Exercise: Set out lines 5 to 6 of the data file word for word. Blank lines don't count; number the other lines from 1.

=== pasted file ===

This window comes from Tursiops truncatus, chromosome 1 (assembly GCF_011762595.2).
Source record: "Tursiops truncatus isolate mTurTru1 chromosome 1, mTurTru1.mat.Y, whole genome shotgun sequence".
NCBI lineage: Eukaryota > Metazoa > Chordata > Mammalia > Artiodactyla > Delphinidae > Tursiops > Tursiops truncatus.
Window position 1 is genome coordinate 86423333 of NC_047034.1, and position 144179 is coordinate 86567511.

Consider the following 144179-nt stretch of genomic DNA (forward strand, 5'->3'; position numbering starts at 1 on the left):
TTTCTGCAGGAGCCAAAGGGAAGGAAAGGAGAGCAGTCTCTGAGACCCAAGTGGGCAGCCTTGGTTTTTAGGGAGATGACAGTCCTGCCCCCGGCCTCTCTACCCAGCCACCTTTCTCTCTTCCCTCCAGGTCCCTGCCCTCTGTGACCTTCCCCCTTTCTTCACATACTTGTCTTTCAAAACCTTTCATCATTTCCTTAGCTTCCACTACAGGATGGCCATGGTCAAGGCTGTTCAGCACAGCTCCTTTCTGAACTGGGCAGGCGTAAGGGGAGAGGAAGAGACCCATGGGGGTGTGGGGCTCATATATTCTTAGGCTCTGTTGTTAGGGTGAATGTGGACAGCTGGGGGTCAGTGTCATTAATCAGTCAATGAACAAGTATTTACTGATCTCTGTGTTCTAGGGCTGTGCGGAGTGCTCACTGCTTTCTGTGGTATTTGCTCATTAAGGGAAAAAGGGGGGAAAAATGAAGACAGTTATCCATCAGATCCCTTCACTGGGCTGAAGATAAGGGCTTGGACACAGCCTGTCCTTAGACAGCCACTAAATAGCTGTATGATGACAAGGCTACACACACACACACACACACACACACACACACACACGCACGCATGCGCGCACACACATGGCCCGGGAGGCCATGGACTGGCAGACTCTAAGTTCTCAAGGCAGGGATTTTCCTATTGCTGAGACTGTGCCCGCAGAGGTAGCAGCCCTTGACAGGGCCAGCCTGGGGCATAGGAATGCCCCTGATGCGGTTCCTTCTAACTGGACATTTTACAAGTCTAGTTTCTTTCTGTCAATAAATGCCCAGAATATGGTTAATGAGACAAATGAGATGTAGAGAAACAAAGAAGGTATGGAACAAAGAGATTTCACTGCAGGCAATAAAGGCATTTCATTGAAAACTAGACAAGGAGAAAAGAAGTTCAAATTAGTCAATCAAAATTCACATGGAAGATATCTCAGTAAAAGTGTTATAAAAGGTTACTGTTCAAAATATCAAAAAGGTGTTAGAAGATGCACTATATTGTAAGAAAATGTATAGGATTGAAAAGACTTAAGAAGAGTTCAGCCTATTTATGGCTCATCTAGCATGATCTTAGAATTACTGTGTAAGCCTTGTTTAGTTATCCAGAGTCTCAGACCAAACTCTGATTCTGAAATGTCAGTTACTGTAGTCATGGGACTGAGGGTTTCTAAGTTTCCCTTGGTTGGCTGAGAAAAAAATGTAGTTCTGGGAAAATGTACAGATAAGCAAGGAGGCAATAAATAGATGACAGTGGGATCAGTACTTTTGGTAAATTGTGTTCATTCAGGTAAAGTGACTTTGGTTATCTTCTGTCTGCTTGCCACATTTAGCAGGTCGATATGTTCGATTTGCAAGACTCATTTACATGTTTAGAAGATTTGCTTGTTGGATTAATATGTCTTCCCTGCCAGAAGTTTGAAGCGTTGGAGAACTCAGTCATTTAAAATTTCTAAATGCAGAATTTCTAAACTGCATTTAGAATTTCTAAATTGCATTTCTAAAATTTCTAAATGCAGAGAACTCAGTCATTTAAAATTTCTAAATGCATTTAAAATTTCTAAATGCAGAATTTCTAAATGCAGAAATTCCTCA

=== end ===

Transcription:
Consider the following 144179-nt stretch of genomic DNA (forward strand, 5'->3'; position numbering starts at 1 on the left):
TTTCTGCAGGAGCCAAAGGGAAGGAAAGGAGAGCAGTCTCTGAGACCCAAGTGGGCAGCCTTGGTTTTTAGGGAGATGACAGTCCTGCCCCCGGCCTCTCTACCCAGCCACCTTTCTCTCTTCCCTCCAGGTCCCTGCCCTCTGTGACCTTCCCCCTTTCTTCACATACTTGTCTTTCAAAACCTTTCATCATTTCCTTAGCTTCCACTACAGGATGGCCATGGTCAAGGCTGTTCAGCACAGCTCCTTTCTGAACTGGGCAGGCGTAAGGGGAGAGGAAGAGACCCATGGGGGTGTGGGGCTCATATATTCTTAGGCTCTGTTGTTAGGGTGAATGTGGACAGCTGGGGGTCAGTGTCATTAATCAGTCAATGAACAAGTATTTACTGATCTCTGTGTTCTAGGGCTGTGCGGAGTGCTCACTGCTTTCTGTGGTATTTGCTCATTAAGGGAAAAAGGGGGGAAAAATGAAGACAGTTATCCATCAGATCCCTTCACTGGGCTGAAGATAAGGGCTTGGACACAGCCTGTCCTTAGACAGCCACTAAATAGCTGTATGATGACAAGGCTACACACACACACACACACACACACACACACACACACGCACGCATGCGCGCACACACATGGCCCGGGAGGCCATGGACTGGCAGACTCTAAGTTCTCAAGGCAGGGATTTTCCTATTGCTGAGACTGTGCCCGCAGAGGTAGCAGCCCTTGACAGGGCCAGCCTGGGGCATAGGAATGCCCCTGATGCGGTTCCTTCTAACTGGACATTTTACAAGTCTAGTTTCTTTCTGTCAATAAATGCCCAGAATATGGTTAATGAGACAAATGAGATGTAGAGAAACAAAGAAGGTATGGAACAAAGAGATTTCACTGCAGGCAATAAAGGCATTTCATTGAAAACTAGACAAGGAGAAAAGAAGTTCAAATTAGTCAATCAAAATTCACATGGAAGATATCTCAGTAAAAGTGTTATAAAAGGTTACTGTTCAAAATATCAAAAAGGTGTTAGAAGATGCACTATATTGTAAGAAAATGTATAGGATTGAAAAGACTTAAGAAGAGTTCAGCCTATTTATGGCTCATCTAGCATGATCTTAGAATTACTGTGTAAGCCTTGTTTAGTTATCCAGAGTCTCAGACCAAACTCTGATTCTGAAATGTCAGTTACTGTAGTCATGGGACTGAGGGTTTCTAAGTTTCCCTTGGTTGGCTGAGAAAAAAATGTAGTTCTGGGAAAATGTACAGATAAGCAAGGAGGCAATAAATAGATGACAGTGGGATCAGTACTTTTGGTAAATTGTGTTCATTCAGGTAAAGTGACTTTGGTTATCTTCTGTCTGCTTGCCACATTTAGCAGGTCGATATGTTCGATTTGCAAGACTCATTTACATGTTTAGAAGATTTGCTTGTTGGATTAATATGTCTTCCCTGCCAGAAGTTTGAAGCGTTGGAGAACTCAGTCATTTAAAATTTCTAAATGCAGAATTTCTAAACTGCATTTAGAATTTCTAAATTGCATTTCTAAAATTTCTAAATGCAGAGAACTCAGTCATTTAAAATTTCTAAATGCATTTAAAATTTCTAAATGCAGAATTTCTAAATGCAGAAATTCCTCA